Customized Assumptions – “GIGO” (Garbage In, Garbage Out) is a common acronym used in computer programming and translates well to IRR modeling. Model output is only as accurate as the inputs and critical assumptions and, as such, attention should be paid to how your institution is developing assumptions. In some instances, generic industry assumptions may be reasonable, but over-reliance on these come at a cost of model accuracy. A number of companies are willing to provide comprehensive assumption studies, albeit many of them come at a cost. Occasionally, loan and deposit beta studies along with historic loan prepayment calculations can be performed internally, assuming the necessary data is available. Keep in mind, an important part of assumption development includes periodic stress-testing to monitor exposures should assets and liabilities behave differently versus history-based expectations.

Over-Reliance on GAP – GAP is the oldest and simplest metric for measuring IRR and, as such, has limitations. Over-reliance on GAP as the primary interest rate risk metric could be dangerous for several reasons.  First, this tool can often mask the true interest rate risk position of an institution. Second, it can lead to “information overload” when GAP simulations and risk limits are compared with other, more pertinent, IRR data. Institutions should keep the primary focus on the earnings at risk simulations (both one and two year) and use the economic value of equity simulation to guide longer-term strategy and risk posturing.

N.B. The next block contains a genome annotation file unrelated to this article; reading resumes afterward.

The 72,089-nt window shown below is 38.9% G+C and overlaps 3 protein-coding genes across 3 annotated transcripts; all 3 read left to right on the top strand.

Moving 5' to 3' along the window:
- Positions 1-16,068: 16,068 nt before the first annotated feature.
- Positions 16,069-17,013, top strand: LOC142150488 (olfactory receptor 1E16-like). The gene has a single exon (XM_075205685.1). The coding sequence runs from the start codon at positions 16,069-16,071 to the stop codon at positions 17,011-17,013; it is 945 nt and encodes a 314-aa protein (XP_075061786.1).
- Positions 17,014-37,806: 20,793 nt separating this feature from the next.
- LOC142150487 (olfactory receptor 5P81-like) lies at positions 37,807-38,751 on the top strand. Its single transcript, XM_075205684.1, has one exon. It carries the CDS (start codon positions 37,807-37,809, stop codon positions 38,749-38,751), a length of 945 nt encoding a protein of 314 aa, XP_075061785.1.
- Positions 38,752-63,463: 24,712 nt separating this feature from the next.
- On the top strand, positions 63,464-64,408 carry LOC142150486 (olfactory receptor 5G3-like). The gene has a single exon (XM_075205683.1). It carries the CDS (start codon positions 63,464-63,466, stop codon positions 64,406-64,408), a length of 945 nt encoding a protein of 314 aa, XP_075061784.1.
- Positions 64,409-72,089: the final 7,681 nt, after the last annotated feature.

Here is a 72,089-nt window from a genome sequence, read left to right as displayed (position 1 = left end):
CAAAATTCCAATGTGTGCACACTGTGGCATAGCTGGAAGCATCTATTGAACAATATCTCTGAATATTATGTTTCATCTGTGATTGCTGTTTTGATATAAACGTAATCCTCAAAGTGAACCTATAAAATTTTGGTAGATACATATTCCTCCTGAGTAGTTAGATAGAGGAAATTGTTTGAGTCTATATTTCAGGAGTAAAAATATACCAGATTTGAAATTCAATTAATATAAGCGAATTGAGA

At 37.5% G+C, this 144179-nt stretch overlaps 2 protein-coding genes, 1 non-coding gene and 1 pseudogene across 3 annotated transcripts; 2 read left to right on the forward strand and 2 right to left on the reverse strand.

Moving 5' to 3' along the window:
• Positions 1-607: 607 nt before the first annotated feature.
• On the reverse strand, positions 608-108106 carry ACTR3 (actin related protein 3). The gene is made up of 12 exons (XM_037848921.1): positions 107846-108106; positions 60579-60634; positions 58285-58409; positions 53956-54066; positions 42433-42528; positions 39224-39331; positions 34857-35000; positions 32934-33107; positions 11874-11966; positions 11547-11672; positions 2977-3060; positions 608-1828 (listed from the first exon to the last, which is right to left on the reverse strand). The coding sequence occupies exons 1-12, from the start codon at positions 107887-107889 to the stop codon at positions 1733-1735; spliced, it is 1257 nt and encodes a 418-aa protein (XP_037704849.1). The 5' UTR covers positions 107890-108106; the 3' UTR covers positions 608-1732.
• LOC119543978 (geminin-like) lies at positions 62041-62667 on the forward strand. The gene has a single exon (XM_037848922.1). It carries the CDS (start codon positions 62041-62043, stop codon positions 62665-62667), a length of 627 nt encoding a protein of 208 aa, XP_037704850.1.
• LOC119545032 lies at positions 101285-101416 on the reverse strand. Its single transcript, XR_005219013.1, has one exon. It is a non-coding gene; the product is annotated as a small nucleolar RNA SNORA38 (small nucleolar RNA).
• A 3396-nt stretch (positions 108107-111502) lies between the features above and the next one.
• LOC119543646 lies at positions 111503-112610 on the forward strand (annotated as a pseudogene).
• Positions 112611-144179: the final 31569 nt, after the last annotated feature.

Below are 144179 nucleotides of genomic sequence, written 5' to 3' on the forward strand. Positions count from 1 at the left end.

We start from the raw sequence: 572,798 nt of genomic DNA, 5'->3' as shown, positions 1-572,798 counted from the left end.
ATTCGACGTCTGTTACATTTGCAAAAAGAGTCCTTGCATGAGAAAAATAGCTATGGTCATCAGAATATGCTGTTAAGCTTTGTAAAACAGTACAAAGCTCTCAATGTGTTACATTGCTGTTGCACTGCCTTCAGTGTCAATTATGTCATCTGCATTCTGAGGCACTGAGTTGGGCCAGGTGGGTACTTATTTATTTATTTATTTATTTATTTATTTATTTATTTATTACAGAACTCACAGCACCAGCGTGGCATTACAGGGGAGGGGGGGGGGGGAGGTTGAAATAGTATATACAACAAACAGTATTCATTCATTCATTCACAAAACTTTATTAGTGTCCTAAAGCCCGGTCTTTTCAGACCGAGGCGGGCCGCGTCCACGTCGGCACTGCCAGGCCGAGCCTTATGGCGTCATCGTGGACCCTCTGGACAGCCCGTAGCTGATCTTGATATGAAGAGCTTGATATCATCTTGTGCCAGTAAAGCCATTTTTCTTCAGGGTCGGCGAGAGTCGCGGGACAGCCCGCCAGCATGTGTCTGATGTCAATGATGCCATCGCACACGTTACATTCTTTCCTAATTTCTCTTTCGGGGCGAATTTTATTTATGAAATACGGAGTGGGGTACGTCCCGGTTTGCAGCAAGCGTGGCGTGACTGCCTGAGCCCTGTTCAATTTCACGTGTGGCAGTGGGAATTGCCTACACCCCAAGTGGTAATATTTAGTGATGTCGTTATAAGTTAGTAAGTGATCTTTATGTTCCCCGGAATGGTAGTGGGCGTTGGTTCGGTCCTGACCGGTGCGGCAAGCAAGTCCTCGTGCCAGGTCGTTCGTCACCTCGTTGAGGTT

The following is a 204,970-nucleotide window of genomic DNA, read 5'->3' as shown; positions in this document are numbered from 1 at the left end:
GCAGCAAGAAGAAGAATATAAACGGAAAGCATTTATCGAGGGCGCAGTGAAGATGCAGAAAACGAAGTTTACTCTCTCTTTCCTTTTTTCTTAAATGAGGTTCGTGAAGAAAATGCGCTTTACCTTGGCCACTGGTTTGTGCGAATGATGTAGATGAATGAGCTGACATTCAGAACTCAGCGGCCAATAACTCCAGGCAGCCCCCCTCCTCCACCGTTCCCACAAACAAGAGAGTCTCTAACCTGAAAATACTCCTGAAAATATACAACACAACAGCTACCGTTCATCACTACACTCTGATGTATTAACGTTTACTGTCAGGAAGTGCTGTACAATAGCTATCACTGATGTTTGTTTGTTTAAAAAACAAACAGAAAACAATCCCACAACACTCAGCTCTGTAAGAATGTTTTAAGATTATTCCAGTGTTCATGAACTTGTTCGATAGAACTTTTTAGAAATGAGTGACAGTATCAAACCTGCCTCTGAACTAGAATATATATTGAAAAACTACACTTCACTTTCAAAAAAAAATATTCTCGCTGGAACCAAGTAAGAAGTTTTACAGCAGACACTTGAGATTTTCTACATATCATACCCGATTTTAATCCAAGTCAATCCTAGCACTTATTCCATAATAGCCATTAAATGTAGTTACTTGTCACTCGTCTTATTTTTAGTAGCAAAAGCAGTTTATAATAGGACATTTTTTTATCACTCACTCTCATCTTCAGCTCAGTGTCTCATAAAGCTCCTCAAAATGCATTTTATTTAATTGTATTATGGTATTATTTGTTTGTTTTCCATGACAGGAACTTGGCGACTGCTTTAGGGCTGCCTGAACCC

Board Education – Outstanding regulatory guidance stresses the importance of knowledge and education for boards and management teams:

  • Joint Agency Advisory – “Regulators remind boards of directors that they should understand and be regularly informed about the level and trend of their institutions’ IRR exposure.”
  • Joint Agency Policy Statement – “Effective risk management requires an informed board, capable management and appropriate staffing.”